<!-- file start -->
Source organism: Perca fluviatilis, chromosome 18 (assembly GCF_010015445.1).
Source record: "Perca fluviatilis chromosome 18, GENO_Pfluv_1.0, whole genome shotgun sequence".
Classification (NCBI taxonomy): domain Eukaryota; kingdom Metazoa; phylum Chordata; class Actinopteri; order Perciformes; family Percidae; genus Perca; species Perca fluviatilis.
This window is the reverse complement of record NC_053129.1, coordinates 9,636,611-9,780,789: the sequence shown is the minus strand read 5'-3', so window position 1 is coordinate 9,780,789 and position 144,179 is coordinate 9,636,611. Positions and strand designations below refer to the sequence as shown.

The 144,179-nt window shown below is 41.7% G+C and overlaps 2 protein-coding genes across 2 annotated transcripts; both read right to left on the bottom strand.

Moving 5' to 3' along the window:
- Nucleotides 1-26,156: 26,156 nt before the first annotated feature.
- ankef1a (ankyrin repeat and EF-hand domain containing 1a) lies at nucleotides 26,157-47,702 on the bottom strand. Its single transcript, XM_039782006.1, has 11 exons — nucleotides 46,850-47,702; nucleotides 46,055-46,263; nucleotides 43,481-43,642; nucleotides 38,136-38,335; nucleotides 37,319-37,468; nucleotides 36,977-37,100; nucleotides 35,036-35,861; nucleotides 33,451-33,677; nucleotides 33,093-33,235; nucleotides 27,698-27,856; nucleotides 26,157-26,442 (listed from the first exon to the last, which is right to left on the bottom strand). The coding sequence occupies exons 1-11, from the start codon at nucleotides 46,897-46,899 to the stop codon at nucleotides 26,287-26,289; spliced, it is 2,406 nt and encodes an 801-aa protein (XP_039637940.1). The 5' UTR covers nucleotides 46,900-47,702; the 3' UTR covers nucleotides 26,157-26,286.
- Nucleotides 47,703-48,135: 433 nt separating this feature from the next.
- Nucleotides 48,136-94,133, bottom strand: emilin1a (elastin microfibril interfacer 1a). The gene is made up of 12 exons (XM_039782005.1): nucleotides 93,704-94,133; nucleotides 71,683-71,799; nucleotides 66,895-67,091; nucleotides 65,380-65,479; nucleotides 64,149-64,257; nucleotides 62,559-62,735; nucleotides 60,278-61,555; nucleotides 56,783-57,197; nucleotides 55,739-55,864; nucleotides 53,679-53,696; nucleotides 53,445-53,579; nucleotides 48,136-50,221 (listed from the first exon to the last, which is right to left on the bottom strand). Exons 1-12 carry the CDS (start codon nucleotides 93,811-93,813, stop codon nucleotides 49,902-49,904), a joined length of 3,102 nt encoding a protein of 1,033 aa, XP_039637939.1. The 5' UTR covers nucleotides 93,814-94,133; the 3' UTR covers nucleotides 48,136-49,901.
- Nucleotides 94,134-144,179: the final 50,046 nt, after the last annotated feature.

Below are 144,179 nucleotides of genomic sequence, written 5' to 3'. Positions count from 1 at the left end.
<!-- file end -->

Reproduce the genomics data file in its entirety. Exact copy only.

Source organism: Perca fluviatilis, chromosome 18 (assembly GCF_010015445.1).
Source record: "Perca fluviatilis chromosome 18, GENO_Pfluv_1.0, whole genome shotgun sequence".
Classification (NCBI taxonomy): domain Eukaryota; kingdom Metazoa; phylum Chordata; class Actinopteri; order Perciformes; family Percidae; genus Perca; species Perca fluviatilis.
This window is the reverse complement of record NC_053129.1, coordinates 9,636,611-9,780,789: the sequence shown is the minus strand read 5'-3', so window position 1 is coordinate 9,780,789 and position 144,179 is coordinate 9,636,611. Positions and strand designations below refer to the sequence as shown.

The 144,179-nt window shown below is 41.7% G+C and overlaps 2 protein-coding genes across 2 annotated transcripts; both read right to left on the bottom strand.

Moving 5' to 3' along the window:
- Nucleotides 1-26,156: 26,156 nt before the first annotated feature.
- ankef1a (ankyrin repeat and EF-hand domain containing 1a) lies at nucleotides 26,157-47,702 on the bottom strand. Its single transcript, XM_039782006.1, has 11 exons — nucleotides 46,850-47,702; nucleotides 46,055-46,263; nucleotides 43,481-43,642; nucleotides 38,136-38,335; nucleotides 37,319-37,468; nucleotides 36,977-37,100; nucleotides 35,036-35,861; nucleotides 33,451-33,677; nucleotides 33,093-33,235; nucleotides 27,698-27,856; nucleotides 26,157-26,442 (listed from the first exon to the last, which is right to left on the bottom strand). The coding sequence occupies exons 1-11, from the start codon at nucleotides 46,897-46,899 to the stop codon at nucleotides 26,287-26,289; spliced, it is 2,406 nt and encodes an 801-aa protein (XP_039637940.1). The 5' UTR covers nucleotides 46,900-47,702; the 3' UTR covers nucleotides 26,157-26,286.
- Nucleotides 47,703-48,135: 433 nt separating this feature from the next.
- Nucleotides 48,136-94,133, bottom strand: emilin1a (elastin microfibril interfacer 1a). The gene is made up of 12 exons (XM_039782005.1): nucleotides 93,704-94,133; nucleotides 71,683-71,799; nucleotides 66,895-67,091; nucleotides 65,380-65,479; nucleotides 64,149-64,257; nucleotides 62,559-62,735; nucleotides 60,278-61,555; nucleotides 56,783-57,197; nucleotides 55,739-55,864; nucleotides 53,679-53,696; nucleotides 53,445-53,579; nucleotides 48,136-50,221 (listed from the first exon to the last, which is right to left on the bottom strand). Exons 1-12 carry the CDS (start codon nucleotides 93,811-93,813, stop codon nucleotides 49,902-49,904), a joined length of 3,102 nt encoding a protein of 1,033 aa, XP_039637939.1. The 5' UTR covers nucleotides 93,814-94,133; the 3' UTR covers nucleotides 48,136-49,901.
- Nucleotides 94,134-144,179: the final 50,046 nt, after the last annotated feature.

Below are 144,179 nucleotides of genomic sequence, written 5' to 3'. Positions count from 1 at the left end.